Why marriage still matters

‘How’s married life?” People ask it in a slightly mocking tone, as if it’s rather quaint to think that married life should be any different from unmarried life. One year in, however, I’ve been surprised to find that it is different – in a good way.

This idea is increasingly out of fashion. Nearly half of British babies are born to unmarried parents. And now, in a strange twist on the gay rights movement, straight couples have started demanding the right to form civil unions instead of marriages. One test case on the matter has just found its way to the Court of Appeal.

The couple bringing the case want a civil union in order to benefit from the purely functional, legal advantages of marriage without any of the other baggage that they imagine it brings. It’s unfair, they say, that gays can obtain civil unions and straights can’t.

Girly girls have ruined marriage, the woman of the couple implies: “There are girls who grew up thinking about their wedding dress but I increasingly felt that outside of the fairy-tale of it all, that I do not feel like a wife. It just doesn’t square with me,” she told the BBC.

Well, I suppose they should be allowed to do what they want, but it’s a deeply depressing idea.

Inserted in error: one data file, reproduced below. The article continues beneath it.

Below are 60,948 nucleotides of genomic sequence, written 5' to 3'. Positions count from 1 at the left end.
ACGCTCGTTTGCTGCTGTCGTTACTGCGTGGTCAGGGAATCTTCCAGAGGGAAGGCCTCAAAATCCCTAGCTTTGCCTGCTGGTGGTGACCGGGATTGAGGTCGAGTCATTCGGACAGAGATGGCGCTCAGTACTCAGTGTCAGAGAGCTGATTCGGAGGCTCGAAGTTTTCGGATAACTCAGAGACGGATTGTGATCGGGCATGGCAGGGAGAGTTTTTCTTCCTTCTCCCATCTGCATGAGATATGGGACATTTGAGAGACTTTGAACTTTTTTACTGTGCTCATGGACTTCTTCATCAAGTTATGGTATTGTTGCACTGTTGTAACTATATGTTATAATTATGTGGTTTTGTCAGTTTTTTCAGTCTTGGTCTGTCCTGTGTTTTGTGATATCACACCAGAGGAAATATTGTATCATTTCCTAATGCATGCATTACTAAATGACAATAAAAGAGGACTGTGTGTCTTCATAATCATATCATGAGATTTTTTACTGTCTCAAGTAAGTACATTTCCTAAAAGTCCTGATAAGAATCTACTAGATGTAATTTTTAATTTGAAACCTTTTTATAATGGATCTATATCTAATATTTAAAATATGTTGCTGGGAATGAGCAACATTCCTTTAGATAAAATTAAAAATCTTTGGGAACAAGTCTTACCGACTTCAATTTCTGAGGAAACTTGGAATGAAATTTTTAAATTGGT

The joy of a union between two adults is amplified by the symbolism and cultural importance of marriage. Without it, there’s not much difference between getting married and filing a tax return.

Weddings don’t need to follow a formula: a large dress, a cake, a drunk uncle (though as it happens, my wedding had all three). I’ve been to weddings small and large, formal and informal, town and country.

I’ve witnessed the traditional Christian ritual and secular versions, including one in which the congregation, asked to promise support for the marriage, said: “We do.” But I have never heard of a marriage certificate obtained for legal reasons, whether it’s a visa or an inheritance, that didn’t go badly wrong. Continue reading

  • Juliet Samuel is a columnist at the Telegraph Media Group, London.


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